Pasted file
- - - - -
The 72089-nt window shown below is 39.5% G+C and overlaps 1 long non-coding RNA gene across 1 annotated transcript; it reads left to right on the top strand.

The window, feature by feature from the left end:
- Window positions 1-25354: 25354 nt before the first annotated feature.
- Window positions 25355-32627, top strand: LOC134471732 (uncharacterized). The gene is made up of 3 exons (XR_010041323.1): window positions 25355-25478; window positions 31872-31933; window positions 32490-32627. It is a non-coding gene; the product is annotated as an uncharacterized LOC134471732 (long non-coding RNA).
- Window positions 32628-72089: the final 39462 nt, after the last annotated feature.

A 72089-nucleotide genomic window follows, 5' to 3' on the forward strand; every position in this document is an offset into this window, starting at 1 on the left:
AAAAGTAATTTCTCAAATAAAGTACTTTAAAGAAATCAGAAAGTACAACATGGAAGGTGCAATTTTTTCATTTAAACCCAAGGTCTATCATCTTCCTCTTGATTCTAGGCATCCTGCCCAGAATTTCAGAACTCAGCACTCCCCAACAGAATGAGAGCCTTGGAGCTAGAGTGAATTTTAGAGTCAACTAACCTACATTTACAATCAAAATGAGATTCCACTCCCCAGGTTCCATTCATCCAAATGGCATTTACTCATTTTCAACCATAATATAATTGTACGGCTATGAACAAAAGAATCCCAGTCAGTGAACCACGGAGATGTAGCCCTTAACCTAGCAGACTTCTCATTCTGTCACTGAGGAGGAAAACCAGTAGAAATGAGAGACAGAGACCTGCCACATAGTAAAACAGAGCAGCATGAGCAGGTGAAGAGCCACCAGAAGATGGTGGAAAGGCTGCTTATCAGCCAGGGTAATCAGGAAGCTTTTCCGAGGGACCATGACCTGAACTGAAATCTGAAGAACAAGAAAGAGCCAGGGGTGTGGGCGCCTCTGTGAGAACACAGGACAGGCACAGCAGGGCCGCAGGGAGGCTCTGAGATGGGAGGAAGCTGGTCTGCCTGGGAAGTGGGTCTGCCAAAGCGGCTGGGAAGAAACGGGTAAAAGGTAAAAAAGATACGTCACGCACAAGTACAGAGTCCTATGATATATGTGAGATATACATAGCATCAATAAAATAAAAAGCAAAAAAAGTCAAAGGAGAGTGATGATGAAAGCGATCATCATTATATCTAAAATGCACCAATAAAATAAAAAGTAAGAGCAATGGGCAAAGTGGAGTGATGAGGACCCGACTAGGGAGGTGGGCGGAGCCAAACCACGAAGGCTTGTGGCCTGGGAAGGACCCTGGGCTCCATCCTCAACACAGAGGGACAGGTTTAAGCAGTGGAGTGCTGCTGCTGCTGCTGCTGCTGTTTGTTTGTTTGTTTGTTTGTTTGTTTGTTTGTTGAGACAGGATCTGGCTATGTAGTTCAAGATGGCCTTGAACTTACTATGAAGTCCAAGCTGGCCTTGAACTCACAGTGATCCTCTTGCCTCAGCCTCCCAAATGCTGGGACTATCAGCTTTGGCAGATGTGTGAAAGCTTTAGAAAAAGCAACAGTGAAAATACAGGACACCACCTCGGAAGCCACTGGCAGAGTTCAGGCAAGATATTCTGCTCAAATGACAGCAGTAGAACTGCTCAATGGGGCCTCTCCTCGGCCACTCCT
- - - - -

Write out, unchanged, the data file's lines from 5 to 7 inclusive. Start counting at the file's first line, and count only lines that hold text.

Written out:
- Window positions 32628-72089: the final 39462 nt, after the last annotated feature.

A 72089-nucleotide genomic window follows, 5' to 3' on the forward strand; every position in this document is an offset into this window, starting at 1 on the left:
AAAAGTAATTTCTCAAATAAAGTACTTTAAAGAAATCAGAAAGTACAACATGGAAGGTGCAATTTTTTCATTTAAACCCAAGGTCTATCATCTTCCTCTTGATTCTAGGCATCCTGCCCAGAATTTCAGAACTCAGCACTCCCCAACAGAATGAGAGCCTTGGAGCTAGAGTGAATTTTAGAGTCAACTAACCTACATTTACAATCAAAATGAGATTCCACTCCCCAGGTTCCATTCATCCAAATGGCATTTACTCATTTTCAACCATAATATAATTGTACGGCTATGAACAAAAGAATCCCAGTCAGTGAACCACGGAGATGTAGCCCTTAACCTAGCAGACTTCTCATTCTGTCACTGAGGAGGAAAACCAGTAGAAATGAGAGACAGAGACCTGCCACATAGTAAAACAGAGCAGCATGAGCAGGTGAAGAGCCACCAGAAGATGGTGGAAAGGCTGCTTATCAGCCAGGGTAATCAGGAAGCTTTTCCGAGGGACCATGACCTGAACTGAAATCTGAAGAACAAGAAAGAGCCAGGGGTGTGGGCGCCTCTGTGAGAACACAGGACAGGCACAGCAGGGCCGCAGGGAGGCTCTGAGATGGGAGGAAGCTGGTCTGCCTGGGAAGTGGGTCTGCCAAAGCGGCTGGGAAGAAACGGGTAAAAGGTAAAAAAGATACGTCACGCACAAGTACAGAGTCCTATGATATATGTGAGATATACATAGCATCAATAAAATAAAAAGCAAAAAAAGTCAAAGGAGAGTGATGATGAAAGCGATCATCATTATATCTAAAATGCACCAATAAAATAAAAAGTAAGAGCAATGGGCAAAGTGGAGTGATGAGGACCCGACTAGGGAGGTGGGCGGAGCCAAACCACGAAGGCTTGTGGCCTGGGAAGGACCCTGGGCTCCATCCTCAACACAGAGGGACAGGTTTAAGCAGTGGAGTGCTGCTGCTGCTGCTGCTGCTGTTTGTTTGTTTGTTTGTTTGTTTGTTTGTTTGTTGAGACAGGATCTGGCTATGTAGTTCAAGATGGCCTTGAACTTACTATGAAGTCCAAGCTGGCCTTGAACTCACAGTGATCCTCTTGCCTCAGCCTCCCAAATGCTGGGACTATCAGCTTTGGCAGATGTGTGAAAGCTTTAGAAAAAGCAACAGTGAAAATACAGGACACCACCTCGGAAGCCACTGGCAGAGTTCAGGCAAGATATTCTGCTCAAATGACAGCAGTAGAACTGCTCAATGGGGCCTCTCCTCGGCCACTCCT